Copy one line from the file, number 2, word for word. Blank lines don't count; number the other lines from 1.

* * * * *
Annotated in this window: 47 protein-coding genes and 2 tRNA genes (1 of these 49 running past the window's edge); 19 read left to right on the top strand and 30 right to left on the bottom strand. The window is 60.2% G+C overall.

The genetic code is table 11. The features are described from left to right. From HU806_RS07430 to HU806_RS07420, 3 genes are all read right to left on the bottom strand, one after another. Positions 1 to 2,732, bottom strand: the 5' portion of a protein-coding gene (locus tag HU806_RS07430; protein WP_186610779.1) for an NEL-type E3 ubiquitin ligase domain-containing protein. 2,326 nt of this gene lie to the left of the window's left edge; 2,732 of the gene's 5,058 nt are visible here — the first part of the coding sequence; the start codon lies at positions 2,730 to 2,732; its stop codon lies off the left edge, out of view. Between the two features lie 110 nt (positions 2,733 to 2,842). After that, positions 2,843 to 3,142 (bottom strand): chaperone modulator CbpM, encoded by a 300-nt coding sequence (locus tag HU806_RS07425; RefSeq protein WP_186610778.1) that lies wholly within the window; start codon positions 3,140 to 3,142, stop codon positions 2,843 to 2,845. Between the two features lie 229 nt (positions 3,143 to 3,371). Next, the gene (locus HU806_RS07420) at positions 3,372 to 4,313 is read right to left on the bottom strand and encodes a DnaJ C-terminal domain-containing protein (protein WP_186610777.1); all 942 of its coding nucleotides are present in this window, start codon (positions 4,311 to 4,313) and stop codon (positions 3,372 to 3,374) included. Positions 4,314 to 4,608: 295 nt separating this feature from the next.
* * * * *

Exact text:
The genetic code is table 11. The features are described from left to right. From HU806_RS07430 to HU806_RS07420, 3 genes are all read right to left on the bottom strand, one after another. Positions 1 to 2,732, bottom strand: the 5' portion of a protein-coding gene (locus tag HU806_RS07430; protein WP_186610779.1) for an NEL-type E3 ubiquitin ligase domain-containing protein. 2,326 nt of this gene lie to the left of the window's left edge; 2,732 of the gene's 5,058 nt are visible here — the first part of the coding sequence; the start codon lies at positions 2,730 to 2,732; its stop codon lies off the left edge, out of view. Between the two features lie 110 nt (positions 2,733 to 2,842). After that, positions 2,843 to 3,142 (bottom strand): chaperone modulator CbpM, encoded by a 300-nt coding sequence (locus tag HU806_RS07425; RefSeq protein WP_186610778.1) that lies wholly within the window; start codon positions 3,140 to 3,142, stop codon positions 2,843 to 2,845. Between the two features lie 229 nt (positions 3,143 to 3,371). Next, the gene (locus HU806_RS07420) at positions 3,372 to 4,313 is read right to left on the bottom strand and encodes a DnaJ C-terminal domain-containing protein (protein WP_186610777.1); all 942 of its coding nucleotides are present in this window, start codon (positions 4,311 to 4,313) and stop codon (positions 3,372 to 3,374) included. Positions 4,314 to 4,608: 295 nt separating this feature from the next.